Transfer pricing of intra-group services: a toolkit for the analysis

Borys Ulanenko

Cross-border intra-group services transactions are especially challenging to assess. Unlike tangible goods, services are not observable at a country’s borders. For tax administrations, it may be challenging to measure and evaluate these transactions, and they often see intra-group services as tax avoidance instruments. Therefore, specific guidance is needed to assess intra-group services from a transfer pricing perspective. That is why both the OECD Guidelines and the UN Manual dedicate separate chapters for the discussion about intra-group services.

Below, we are summarizing key elements of transfer pricing analysis of intra-group services. You can remember and use a decision tree during the ADIT exam, as well as in your work.

1. Does the service pass the benefit test?
In transactions between independent parties, it is reasonable to expect that if someone is paying for the service, he or she will actually receive that service. It is in recipient’s interest to ensure that the service was provided and that it was needed. In transactions between related parties, however, this may not always be the case. Therefore, the benefit test is needed to demonstrate that the service transaction was conducted.

  1)  Demonstration that the recipient received the service, and 

  2)  Demonstration that the recipient needed the service The OECD Guidelines specifically mention several cases where benefit test will not be passed, including shareholder activities, duplicate services and incidental benefits (including passive association).
2. Does the service qualify as low value-adding?
Low value-adding services are services that do not add substantial value to the core business of a group. Building on country practices, OECD introduced a simplified approach to low value-adding services as part of BEPS Actions 8-10. The simplified approach gives several benefits to taxpayers, and it is best to understand if services qualify as low value-adding in the early stages of the analysis (as it may make the next steps easier).

3. Can an individual beneficiary be identified (with reasonable efforts)? 
In practice, two charging methods are used for intra-group services: the direct charge method and the indirect charge method (don’t confuse with transfer pricing methods!).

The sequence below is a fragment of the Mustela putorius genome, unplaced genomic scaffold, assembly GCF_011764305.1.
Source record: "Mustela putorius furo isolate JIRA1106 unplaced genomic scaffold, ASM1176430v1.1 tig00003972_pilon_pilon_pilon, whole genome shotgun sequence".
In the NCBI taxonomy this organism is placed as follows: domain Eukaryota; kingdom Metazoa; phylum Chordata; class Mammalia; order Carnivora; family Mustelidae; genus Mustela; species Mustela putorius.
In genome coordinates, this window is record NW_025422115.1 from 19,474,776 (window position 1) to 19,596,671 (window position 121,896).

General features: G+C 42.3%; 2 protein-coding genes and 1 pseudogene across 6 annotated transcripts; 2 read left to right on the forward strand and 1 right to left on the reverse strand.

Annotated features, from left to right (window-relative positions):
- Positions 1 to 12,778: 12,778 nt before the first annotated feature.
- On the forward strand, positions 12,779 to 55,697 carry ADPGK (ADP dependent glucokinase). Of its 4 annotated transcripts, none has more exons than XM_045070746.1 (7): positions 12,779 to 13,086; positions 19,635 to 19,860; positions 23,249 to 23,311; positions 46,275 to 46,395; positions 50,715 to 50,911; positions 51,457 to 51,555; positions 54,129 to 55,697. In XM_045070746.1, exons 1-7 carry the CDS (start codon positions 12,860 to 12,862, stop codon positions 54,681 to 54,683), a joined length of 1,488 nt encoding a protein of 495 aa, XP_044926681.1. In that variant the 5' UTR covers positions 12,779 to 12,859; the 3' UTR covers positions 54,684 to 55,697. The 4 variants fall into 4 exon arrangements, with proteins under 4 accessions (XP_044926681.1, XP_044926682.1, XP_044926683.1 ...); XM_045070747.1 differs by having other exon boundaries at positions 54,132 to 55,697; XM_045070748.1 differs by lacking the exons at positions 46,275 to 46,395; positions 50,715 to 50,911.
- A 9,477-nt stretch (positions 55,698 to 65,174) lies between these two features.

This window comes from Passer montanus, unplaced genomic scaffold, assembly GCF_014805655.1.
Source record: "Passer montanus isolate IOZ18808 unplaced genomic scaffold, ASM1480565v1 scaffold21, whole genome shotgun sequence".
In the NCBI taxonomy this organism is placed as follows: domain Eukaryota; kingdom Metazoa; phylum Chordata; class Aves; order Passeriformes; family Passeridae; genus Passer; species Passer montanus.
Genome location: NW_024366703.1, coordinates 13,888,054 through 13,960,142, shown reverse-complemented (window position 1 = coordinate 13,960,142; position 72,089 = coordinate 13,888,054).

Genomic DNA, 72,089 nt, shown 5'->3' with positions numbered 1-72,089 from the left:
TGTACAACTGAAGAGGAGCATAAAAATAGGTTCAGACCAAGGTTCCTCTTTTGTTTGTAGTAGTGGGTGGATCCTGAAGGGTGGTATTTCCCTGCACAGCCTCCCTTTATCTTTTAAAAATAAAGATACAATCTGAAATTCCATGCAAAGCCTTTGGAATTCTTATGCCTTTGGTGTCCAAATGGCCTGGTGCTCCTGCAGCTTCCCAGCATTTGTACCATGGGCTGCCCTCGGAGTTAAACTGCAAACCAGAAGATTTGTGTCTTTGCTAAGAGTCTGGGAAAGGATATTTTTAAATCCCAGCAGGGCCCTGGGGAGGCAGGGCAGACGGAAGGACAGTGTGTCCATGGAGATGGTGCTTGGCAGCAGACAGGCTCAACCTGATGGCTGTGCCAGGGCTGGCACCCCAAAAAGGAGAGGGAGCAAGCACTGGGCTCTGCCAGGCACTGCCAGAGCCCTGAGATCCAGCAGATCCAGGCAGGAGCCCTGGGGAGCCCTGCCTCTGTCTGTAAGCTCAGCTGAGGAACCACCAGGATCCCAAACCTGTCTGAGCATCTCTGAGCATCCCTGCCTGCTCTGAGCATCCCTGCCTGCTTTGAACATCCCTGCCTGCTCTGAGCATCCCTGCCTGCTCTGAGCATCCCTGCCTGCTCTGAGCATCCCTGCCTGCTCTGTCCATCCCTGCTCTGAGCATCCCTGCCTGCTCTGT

4. Can the exact cost of the service be practically determined? (“direct charging method”)
When a particular beneficiary of the service can be identified, it is best to use the direct charge method. This method directly links the benefit and the cost. Accordingly, the demonstration of benefits is usually straightforward for both the taxpayer and tax administration. In practice, it is often the case that even though the beneficiary can be identified, it is difficult to determine an actual cost of the service. In such cases, MNEs often use tariffs and FTE costs for actual charging (which is a mix of direct and indirect charging). 

5. Determine an allocation key (“indirect charging method”)
When it is difficult or impossible to identify the exact beneficiary of the service, the indirect charging method is used. Indirect charging involves the following steps:
  1) Identification of the cost pool to be allocated
  2) Identification of a group of beneficiaries 
  3) Determination of allocation keys
  4) Allocation of costs to the beneficiaries using allocation keys 

If you want to know more about services transactions, transfer pricing methods that are applied in the analysis and see examples of intra-group services - sign up for a free module of our transfer pricing course!

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